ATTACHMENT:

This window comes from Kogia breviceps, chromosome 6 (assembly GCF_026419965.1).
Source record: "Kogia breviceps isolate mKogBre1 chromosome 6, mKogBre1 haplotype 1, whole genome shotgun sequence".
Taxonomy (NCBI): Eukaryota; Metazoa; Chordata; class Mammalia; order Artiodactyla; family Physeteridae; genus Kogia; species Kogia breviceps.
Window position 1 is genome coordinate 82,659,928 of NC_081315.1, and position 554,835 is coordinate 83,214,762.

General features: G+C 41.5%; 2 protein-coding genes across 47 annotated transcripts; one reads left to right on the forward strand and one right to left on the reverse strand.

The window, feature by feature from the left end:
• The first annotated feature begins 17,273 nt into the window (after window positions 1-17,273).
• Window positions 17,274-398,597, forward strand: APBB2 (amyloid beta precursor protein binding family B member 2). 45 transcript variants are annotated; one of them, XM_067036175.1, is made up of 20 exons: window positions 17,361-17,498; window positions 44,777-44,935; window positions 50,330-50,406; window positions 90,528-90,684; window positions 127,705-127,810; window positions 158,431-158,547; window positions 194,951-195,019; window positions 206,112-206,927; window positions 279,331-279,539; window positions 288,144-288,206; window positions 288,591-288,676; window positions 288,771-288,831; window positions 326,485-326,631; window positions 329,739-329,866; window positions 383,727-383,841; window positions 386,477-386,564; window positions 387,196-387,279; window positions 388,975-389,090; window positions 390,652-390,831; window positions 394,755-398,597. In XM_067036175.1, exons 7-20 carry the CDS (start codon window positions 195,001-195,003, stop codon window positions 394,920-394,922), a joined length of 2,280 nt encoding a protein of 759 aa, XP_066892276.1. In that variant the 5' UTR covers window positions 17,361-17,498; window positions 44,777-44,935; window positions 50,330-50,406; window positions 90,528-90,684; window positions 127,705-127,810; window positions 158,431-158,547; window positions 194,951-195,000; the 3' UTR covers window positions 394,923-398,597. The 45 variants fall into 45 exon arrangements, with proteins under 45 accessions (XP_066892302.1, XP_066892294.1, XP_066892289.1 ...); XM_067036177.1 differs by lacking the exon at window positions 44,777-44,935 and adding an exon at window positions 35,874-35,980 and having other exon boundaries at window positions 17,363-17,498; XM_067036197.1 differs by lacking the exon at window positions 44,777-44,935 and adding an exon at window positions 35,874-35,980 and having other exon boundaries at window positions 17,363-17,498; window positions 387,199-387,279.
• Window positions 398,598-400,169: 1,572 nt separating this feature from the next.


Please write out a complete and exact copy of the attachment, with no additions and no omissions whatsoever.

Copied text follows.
This window comes from Kogia breviceps, chromosome 6 (assembly GCF_026419965.1).
Source record: "Kogia breviceps isolate mKogBre1 chromosome 6, mKogBre1 haplotype 1, whole genome shotgun sequence".
Taxonomy (NCBI): Eukaryota; Metazoa; Chordata; class Mammalia; order Artiodactyla; family Physeteridae; genus Kogia; species Kogia breviceps.
Window position 1 is genome coordinate 82,659,928 of NC_081315.1, and position 554,835 is coordinate 83,214,762.

General features: G+C 41.5%; 2 protein-coding genes across 47 annotated transcripts; one reads left to right on the forward strand and one right to left on the reverse strand.

The window, feature by feature from the left end:
• The first annotated feature begins 17,273 nt into the window (after window positions 1-17,273).
• Window positions 17,274-398,597, forward strand: APBB2 (amyloid beta precursor protein binding family B member 2). 45 transcript variants are annotated; one of them, XM_067036175.1, is made up of 20 exons: window positions 17,361-17,498; window positions 44,777-44,935; window positions 50,330-50,406; window positions 90,528-90,684; window positions 127,705-127,810; window positions 158,431-158,547; window positions 194,951-195,019; window positions 206,112-206,927; window positions 279,331-279,539; window positions 288,144-288,206; window positions 288,591-288,676; window positions 288,771-288,831; window positions 326,485-326,631; window positions 329,739-329,866; window positions 383,727-383,841; window positions 386,477-386,564; window positions 387,196-387,279; window positions 388,975-389,090; window positions 390,652-390,831; window positions 394,755-398,597. In XM_067036175.1, exons 7-20 carry the CDS (start codon window positions 195,001-195,003, stop codon window positions 394,920-394,922), a joined length of 2,280 nt encoding a protein of 759 aa, XP_066892276.1. In that variant the 5' UTR covers window positions 17,361-17,498; window positions 44,777-44,935; window positions 50,330-50,406; window positions 90,528-90,684; window positions 127,705-127,810; window positions 158,431-158,547; window positions 194,951-195,000; the 3' UTR covers window positions 394,923-398,597. The 45 variants fall into 45 exon arrangements, with proteins under 45 accessions (XP_066892302.1, XP_066892294.1, XP_066892289.1 ...); XM_067036177.1 differs by lacking the exon at window positions 44,777-44,935 and adding an exon at window positions 35,874-35,980 and having other exon boundaries at window positions 17,363-17,498; XM_067036197.1 differs by lacking the exon at window positions 44,777-44,935 and adding an exon at window positions 35,874-35,980 and having other exon boundaries at window positions 17,363-17,498; window positions 387,199-387,279.
• Window positions 398,598-400,169: 1,572 nt separating this feature from the next.